An insurance company, led by a wealthy English family, organized an expedition to Africa to find a lost heiress who has been raised in the wild as Gungala and one of the explorers falls in love with her.
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In 1972, Ballantine Books hired Alan Dean Foster to write a novelization of the film which had just been acquired for US distribution. However, at the time the only available copy of the script was in Italian, which Foster couldn't read so the publisher arranged for him to view the film; but the print that was screened was also only in Italian, with no English subtitles. So Foster wrote a new novel from scratch, finding inspiration in the Frank Frazetta painting that the distributor had chosen for the US poster. See more »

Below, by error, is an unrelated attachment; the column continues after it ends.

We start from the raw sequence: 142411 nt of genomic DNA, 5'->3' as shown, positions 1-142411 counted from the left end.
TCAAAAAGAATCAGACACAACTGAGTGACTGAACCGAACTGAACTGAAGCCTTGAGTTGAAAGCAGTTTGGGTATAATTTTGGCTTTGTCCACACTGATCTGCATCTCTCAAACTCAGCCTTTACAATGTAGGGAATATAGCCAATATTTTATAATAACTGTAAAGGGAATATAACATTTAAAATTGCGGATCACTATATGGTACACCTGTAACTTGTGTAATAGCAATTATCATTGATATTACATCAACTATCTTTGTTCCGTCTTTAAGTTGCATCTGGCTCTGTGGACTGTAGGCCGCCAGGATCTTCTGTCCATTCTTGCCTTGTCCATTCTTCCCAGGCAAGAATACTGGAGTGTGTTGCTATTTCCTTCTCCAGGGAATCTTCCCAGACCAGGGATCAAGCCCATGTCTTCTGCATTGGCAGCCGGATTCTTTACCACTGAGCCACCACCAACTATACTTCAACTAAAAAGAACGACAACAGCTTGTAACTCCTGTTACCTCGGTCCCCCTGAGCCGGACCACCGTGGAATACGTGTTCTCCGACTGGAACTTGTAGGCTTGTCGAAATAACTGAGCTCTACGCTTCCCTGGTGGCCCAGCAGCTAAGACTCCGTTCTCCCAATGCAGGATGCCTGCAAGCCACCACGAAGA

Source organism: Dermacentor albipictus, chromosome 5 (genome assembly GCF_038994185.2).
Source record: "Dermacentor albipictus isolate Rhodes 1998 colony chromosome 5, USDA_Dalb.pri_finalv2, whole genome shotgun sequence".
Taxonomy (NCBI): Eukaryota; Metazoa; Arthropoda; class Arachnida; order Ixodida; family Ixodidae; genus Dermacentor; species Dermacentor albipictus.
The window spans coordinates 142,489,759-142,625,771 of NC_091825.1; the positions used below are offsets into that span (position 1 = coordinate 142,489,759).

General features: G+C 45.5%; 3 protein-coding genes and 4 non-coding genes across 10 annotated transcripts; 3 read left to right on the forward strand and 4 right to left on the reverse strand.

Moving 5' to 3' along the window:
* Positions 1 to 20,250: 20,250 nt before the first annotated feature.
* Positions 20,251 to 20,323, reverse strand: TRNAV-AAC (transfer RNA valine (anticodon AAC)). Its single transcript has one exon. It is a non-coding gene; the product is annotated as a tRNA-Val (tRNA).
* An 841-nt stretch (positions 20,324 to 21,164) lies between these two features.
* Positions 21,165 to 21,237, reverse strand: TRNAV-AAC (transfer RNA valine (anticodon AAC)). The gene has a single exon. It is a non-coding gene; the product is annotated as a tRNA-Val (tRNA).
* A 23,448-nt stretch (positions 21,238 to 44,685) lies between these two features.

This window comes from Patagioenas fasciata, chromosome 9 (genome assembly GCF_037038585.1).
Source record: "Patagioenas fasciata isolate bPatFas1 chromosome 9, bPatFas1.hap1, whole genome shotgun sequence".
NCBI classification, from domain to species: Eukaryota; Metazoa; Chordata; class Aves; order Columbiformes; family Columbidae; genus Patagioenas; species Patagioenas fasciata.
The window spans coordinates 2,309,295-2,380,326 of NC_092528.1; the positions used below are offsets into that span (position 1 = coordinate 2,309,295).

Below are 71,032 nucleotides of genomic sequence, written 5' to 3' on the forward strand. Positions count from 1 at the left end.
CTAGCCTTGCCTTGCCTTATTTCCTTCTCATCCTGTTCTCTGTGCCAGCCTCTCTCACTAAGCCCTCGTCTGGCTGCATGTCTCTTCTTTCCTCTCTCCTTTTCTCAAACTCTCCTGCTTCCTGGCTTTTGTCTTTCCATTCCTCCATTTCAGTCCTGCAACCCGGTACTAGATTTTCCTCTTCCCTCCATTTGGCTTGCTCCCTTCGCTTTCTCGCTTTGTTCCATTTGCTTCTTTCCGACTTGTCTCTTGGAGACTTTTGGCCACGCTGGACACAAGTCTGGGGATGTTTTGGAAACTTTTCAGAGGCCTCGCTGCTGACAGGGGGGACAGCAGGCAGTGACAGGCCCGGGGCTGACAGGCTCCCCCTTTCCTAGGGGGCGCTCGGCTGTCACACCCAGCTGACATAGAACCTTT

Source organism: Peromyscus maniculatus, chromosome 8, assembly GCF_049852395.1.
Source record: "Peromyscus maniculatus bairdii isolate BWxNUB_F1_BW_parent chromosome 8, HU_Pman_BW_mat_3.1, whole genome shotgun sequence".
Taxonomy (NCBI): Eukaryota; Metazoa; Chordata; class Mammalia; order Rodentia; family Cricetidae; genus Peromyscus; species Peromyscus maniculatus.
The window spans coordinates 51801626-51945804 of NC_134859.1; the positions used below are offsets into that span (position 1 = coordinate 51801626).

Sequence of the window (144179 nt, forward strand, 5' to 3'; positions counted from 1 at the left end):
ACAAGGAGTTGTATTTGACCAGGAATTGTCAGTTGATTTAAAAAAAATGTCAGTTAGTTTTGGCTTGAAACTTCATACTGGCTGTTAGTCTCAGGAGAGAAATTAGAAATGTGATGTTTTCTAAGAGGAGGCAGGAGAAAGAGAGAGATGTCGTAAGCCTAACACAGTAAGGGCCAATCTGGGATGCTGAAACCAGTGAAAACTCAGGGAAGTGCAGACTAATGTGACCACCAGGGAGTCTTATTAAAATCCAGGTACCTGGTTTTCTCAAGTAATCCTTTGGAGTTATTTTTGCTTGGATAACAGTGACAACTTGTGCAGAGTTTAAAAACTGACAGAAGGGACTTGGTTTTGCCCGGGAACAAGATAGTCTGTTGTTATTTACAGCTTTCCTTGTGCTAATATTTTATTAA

An expedition travels across the African jungle in search for a plane which crashed many years ago. Leader of the expedition is George, played by Dutch actor Glenn Saxson (best known for "Django Shoots First"). He was once saved in the same area from an attack of weird natives with straw masks by jungle girl Luana. Luana (Mei Chen who played a small part in Jean Rollin's b/w classic "Rape of the Vampire") gets through the movie without a single word of dialog, but looks cute swinging from tree to tree. She secretly watches the members of the expedition, trying to understand their devices and customs, and radiates an innocent charm.
This is a cheap little flick with the typical ingredients inherited from Tarzan and Sheena and many (involuntarily) funny moments. It has the worst storm scene I've ever watched on a screen: 2 trees are wildly shaking their branches, while not a leaf moves on the others. The "lightnings" clearly are made with an electric lamp, quickly switched on and off. And besides, it seemed to me that every time there was a continuity problem, they cut in a scene with a monkey to distract the audience. Lest I forget, the man-eating plant was hilarious. For trash fans only.
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